TWM for intl public good by Swedish ministry for foreign affairs (

Wednesday, January 20, 2010

Jan 18, Lecture notes by Heini

Jan 18, 2010 Lecture #1


Development Project

- Relevance: who needs, what needs?

- Impact: continues afterwards, or not?

-> Sustainability

=> What are the real needs?

Beneficiaries/target group?

Who should define the objectives; plan the projects?

- Users?

- Stakeholders?

- Experts?

- Political instances?

- NGOs?

Objectives should be based on analyses:

- social, economical, environmental, institutional, technical etc..

-> Solutions can vary depending on who is looking the problem, the point of view

-> Without proper analyses the project may not be relevant!

How to make a result that continues after the project?

- Many development projects lack of sustainability

- The action becomes dependent on the project

- Development projects are usually long, 5-10 years, which affect the dependence

- Involved stakeholders, easily 20-30

- Within a community, there are always different subgroups and different needs

Planning should always begin from beneficiaries

- However, there are always those who don’t benefit

- Participatory approaches needed (though people don’t often know all possibilities)

o Good participation

o Understand the needs, but also experts can give alternatives

Objective definition: 3 levels

  1. What are we aiming at? What would be the impact for the beneficiaries? Everybody should be involved the final idea.

- Different impacts with different interests, for example water: health, nutrition, agriculture, economic substances…

  1. Immediate objective

- Operation maintenance system

  1. Outputs (results): what kind of milestones during the project?

- Training, guideline manuals etc…

-> These will lead to immediate objectives

How do we plan a project?

- Analyze: what is the problem and what are the causes?

- Make it as concrete as possible on table!

- Project plan is a tool to implement the project


- Are we gaining the impacts?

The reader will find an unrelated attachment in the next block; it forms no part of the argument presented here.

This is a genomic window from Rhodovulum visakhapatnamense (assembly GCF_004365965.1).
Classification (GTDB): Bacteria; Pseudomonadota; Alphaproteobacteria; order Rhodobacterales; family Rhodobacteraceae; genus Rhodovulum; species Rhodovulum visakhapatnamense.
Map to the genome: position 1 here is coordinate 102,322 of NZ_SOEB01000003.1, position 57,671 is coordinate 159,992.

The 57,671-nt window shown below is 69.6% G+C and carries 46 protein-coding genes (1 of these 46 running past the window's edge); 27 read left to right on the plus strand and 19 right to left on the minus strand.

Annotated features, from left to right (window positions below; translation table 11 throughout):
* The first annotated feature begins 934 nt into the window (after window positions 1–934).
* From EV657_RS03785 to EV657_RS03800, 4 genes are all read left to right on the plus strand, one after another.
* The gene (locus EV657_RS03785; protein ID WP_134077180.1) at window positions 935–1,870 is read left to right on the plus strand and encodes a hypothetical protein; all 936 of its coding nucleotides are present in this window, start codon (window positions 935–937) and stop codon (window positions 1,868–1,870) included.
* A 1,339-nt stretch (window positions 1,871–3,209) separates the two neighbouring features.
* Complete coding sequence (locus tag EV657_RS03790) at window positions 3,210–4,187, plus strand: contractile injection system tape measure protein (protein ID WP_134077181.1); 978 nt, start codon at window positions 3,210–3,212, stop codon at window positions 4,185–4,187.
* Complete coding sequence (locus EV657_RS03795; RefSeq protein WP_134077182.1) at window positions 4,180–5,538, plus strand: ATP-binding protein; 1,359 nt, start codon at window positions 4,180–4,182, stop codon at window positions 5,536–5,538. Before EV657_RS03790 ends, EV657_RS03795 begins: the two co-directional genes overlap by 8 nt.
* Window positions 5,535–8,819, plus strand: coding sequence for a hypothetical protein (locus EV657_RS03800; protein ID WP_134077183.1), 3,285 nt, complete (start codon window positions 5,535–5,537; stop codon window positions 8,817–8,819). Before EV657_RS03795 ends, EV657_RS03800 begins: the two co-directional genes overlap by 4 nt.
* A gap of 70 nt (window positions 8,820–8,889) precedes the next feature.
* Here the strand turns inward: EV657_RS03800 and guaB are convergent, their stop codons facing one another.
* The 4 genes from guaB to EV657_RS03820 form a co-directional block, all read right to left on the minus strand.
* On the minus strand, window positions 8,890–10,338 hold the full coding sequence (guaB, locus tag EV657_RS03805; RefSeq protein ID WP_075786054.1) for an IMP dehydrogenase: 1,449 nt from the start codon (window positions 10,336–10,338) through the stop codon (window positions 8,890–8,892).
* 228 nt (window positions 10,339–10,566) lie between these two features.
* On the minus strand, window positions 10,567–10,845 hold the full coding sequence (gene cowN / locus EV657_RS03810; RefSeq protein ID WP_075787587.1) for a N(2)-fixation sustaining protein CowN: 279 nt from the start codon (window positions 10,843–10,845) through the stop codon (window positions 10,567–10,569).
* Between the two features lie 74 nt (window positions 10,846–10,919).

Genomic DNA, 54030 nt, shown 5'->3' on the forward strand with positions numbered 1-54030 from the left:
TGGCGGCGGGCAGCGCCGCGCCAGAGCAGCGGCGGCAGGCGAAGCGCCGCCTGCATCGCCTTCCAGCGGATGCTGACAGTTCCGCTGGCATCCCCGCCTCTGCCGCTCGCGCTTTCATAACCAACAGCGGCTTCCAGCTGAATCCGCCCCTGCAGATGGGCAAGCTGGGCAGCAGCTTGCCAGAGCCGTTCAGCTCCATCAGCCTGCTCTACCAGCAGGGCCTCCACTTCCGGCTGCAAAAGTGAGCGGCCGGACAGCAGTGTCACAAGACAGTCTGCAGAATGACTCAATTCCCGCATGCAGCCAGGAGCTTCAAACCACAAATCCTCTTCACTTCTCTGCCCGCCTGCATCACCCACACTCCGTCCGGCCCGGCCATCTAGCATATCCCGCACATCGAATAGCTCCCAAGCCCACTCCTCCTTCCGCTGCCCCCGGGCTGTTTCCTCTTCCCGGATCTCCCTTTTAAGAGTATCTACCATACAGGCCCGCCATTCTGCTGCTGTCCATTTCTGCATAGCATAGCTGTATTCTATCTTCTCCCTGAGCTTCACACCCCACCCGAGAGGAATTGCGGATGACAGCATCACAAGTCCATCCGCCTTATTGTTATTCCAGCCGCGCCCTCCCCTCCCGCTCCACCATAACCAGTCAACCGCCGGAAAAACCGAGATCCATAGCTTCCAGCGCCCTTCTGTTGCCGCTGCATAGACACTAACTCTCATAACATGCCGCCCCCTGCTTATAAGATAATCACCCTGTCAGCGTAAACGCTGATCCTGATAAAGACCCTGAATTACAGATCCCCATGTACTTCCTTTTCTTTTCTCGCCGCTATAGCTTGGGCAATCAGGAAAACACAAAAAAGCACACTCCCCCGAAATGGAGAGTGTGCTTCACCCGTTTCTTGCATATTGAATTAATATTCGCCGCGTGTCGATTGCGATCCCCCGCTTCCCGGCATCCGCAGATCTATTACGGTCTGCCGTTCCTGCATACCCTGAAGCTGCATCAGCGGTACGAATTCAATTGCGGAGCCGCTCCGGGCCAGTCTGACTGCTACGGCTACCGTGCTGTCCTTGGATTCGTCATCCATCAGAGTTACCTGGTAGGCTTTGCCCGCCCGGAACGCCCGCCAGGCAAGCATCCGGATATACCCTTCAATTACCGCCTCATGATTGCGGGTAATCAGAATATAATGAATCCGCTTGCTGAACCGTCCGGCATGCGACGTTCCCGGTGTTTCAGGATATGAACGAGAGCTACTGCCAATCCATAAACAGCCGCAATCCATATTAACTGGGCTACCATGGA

Ideas and reading material

Hi all,

yesterday I got some ideas, and I drew a mindmap around this topic. Actually, there could be three different kind of points of view:
1. what kind of waters and geographical/biological elements there are around transboundary waters, i.e. ENVIRONMENTAL FACTORS
2. what kind of needs for those waters are existing, i.e. WATE
3. what kind of cases there are globally, and what kind of conflicts/solutions exist, i.e. CASES
So, take a look at that mindmap attached above! Actually, that Fray Bentos case... At the moment, I'm reading a book, see the link: (in Finnish). That is about agricultural business in Latin America, and especially the case of a pulp mill in Uruguay. There has been lots of political disagreements between Argentina and Uruguay, wether the mill is environmentally not good by the river between those two countries. If I find something interesting from that book, we can take couple of sentences from there as well.

However, I'm at work at the moment, so I must run back to my daily tasks! I'll add some stuff here later.


I will also write down my notes from the first lecture, in case they will help us.

Tuesday, January 19, 2010

It's a start

First of all, welcome to follow our blog!

I hope it will become very active and interactive, meaning that each of us participants will write a lot of posts and that it will not be just us commenting on each other but rather all the hundreds of followers (that we will soon have, for sure) writing their comments, questions and random thoughts to us. I'm personally very enthusiastic about writing a blog of the process rather than doing some learning diaries, because that's so 2000, or... because I just like to do it in a new way and see potential for good interaction here.

Anyway, first lecture has been held and our group formed. I will now try to concentrate on my tasks: reading about international legislation and guidelines related to transboundary water management. Sounds a bit heavy but interesting.

Let the project begin!